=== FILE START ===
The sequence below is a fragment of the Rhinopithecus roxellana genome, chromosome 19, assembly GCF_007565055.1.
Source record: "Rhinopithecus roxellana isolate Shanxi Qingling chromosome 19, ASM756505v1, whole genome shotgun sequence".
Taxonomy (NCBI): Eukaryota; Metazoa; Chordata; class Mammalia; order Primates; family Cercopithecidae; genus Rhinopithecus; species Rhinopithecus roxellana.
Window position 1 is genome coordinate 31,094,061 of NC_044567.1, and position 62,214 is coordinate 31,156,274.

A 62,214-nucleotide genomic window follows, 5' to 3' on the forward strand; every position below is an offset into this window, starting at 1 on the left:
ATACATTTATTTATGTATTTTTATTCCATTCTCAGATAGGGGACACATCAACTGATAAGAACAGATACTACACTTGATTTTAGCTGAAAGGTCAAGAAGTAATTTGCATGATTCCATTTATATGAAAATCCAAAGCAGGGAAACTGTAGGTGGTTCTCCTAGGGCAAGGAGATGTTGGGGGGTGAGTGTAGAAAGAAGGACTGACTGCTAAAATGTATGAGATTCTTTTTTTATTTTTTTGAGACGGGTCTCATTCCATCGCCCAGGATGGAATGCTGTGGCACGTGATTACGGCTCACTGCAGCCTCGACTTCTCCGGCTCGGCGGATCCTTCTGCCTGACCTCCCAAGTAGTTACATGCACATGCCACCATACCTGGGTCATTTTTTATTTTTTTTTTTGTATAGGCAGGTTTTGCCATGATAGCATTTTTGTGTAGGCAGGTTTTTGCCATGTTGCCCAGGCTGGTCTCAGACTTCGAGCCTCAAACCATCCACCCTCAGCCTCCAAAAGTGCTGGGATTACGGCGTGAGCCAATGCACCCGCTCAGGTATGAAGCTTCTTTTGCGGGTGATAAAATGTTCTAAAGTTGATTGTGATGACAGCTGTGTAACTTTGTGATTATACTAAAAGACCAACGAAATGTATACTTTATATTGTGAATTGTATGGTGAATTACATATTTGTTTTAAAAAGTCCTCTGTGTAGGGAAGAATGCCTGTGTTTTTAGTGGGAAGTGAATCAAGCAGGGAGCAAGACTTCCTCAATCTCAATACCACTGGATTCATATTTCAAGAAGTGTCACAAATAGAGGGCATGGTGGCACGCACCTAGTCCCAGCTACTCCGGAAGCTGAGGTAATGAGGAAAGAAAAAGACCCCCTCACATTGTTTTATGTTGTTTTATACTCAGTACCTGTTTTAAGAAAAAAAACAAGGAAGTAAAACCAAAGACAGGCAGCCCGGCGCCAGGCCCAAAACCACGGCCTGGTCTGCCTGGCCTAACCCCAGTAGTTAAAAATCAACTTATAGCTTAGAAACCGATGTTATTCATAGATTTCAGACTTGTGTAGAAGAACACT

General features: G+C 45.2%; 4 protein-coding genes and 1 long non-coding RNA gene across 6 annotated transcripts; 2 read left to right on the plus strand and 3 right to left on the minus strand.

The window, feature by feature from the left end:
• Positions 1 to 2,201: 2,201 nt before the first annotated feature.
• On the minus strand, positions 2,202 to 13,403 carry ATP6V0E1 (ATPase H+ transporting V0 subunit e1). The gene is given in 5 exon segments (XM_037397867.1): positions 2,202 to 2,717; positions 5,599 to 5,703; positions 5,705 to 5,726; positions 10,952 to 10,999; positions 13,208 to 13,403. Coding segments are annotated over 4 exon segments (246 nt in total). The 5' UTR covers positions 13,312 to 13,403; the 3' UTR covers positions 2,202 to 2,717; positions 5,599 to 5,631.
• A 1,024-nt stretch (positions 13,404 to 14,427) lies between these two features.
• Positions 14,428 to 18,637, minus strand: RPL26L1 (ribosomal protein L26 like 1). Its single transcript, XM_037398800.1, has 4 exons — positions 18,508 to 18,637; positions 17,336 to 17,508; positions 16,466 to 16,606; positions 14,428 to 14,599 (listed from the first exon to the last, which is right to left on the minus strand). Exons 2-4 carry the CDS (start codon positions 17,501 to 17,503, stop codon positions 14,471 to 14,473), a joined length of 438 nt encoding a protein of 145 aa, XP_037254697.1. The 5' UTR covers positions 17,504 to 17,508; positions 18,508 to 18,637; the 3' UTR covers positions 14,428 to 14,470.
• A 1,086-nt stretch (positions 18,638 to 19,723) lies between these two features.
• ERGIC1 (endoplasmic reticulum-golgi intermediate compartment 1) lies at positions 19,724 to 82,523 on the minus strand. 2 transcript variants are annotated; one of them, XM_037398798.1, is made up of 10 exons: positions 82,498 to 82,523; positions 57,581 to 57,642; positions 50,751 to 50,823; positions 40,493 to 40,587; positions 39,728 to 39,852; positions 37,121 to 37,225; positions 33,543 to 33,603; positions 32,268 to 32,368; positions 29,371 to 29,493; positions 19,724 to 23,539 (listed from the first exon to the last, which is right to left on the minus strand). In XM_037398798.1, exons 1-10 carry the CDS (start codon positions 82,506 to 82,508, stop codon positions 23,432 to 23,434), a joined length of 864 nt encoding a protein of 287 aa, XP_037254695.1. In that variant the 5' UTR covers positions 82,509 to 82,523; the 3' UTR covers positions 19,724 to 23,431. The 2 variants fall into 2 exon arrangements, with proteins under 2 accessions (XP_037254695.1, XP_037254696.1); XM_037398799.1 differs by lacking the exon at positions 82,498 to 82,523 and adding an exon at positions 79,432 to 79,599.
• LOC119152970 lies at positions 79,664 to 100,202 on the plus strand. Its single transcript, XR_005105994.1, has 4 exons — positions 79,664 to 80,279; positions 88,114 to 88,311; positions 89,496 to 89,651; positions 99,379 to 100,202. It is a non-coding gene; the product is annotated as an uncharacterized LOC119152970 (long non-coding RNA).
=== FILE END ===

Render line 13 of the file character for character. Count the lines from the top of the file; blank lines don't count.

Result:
• A 1,086-nt stretch (positions 18,638 to 19,723) lies between these two features.